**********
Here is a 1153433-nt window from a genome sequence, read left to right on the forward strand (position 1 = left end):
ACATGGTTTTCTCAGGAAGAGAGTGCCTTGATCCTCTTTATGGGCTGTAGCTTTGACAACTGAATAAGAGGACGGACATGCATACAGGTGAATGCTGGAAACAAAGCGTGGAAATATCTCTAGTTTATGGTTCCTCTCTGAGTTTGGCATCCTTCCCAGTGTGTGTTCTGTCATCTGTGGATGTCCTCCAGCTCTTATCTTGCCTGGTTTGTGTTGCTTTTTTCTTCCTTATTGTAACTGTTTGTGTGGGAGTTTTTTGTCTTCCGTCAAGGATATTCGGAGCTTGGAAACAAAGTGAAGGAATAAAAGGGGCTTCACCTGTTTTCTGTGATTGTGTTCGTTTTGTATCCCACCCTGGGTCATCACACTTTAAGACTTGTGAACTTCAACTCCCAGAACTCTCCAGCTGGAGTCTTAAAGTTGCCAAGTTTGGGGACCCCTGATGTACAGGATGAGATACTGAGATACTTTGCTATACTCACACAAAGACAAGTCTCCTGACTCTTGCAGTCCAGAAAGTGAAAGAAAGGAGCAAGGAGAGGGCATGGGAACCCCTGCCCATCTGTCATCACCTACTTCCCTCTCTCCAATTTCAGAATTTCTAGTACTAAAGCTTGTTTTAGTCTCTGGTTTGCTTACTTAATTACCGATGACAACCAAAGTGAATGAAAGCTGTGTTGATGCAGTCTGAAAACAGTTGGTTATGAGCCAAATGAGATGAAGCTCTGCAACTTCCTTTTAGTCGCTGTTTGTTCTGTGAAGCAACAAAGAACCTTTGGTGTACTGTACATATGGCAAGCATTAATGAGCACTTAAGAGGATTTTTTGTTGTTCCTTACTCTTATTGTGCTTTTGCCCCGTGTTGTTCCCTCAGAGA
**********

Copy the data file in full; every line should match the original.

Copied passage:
Here is a 1153433-nt window from a genome sequence, read left to right on the forward strand (position 1 = left end):
ACATGGTTTTCTCAGGAAGAGAGTGCCTTGATCCTCTTTATGGGCTGTAGCTTTGACAACTGAATAAGAGGACGGACATGCATACAGGTGAATGCTGGAAACAAAGCGTGGAAATATCTCTAGTTTATGGTTCCTCTCTGAGTTTGGCATCCTTCCCAGTGTGTGTTCTGTCATCTGTGGATGTCCTCCAGCTCTTATCTTGCCTGGTTTGTGTTGCTTTTTTCTTCCTTATTGTAACTGTTTGTGTGGGAGTTTTTTGTCTTCCGTCAAGGATATTCGGAGCTTGGAAACAAAGTGAAGGAATAAAAGGGGCTTCACCTGTTTTCTGTGATTGTGTTCGTTTTGTATCCCACCCTGGGTCATCACACTTTAAGACTTGTGAACTTCAACTCCCAGAACTCTCCAGCTGGAGTCTTAAAGTTGCCAAGTTTGGGGACCCCTGATGTACAGGATGAGATACTGAGATACTTTGCTATACTCACACAAAGACAAGTCTCCTGACTCTTGCAGTCCAGAAAGTGAAAGAAAGGAGCAAGGAGAGGGCATGGGAACCCCTGCCCATCTGTCATCACCTACTTCCCTCTCTCCAATTTCAGAATTTCTAGTACTAAAGCTTGTTTTAGTCTCTGGTTTGCTTACTTAATTACCGATGACAACCAAAGTGAATGAAAGCTGTGTTGATGCAGTCTGAAAACAGTTGGTTATGAGCCAAATGAGATGAAGCTCTGCAACTTCCTTTTAGTCGCTGTTTGTTCTGTGAAGCAACAAAGAACCTTTGGTGTACTGTACATATGGCAAGCATTAATGAGCACTTAAGAGGATTTTTTGTTGTTCCTTACTCTTATTGTGCTTTTGCCCCGTGTTGTTCCCTCAGAGA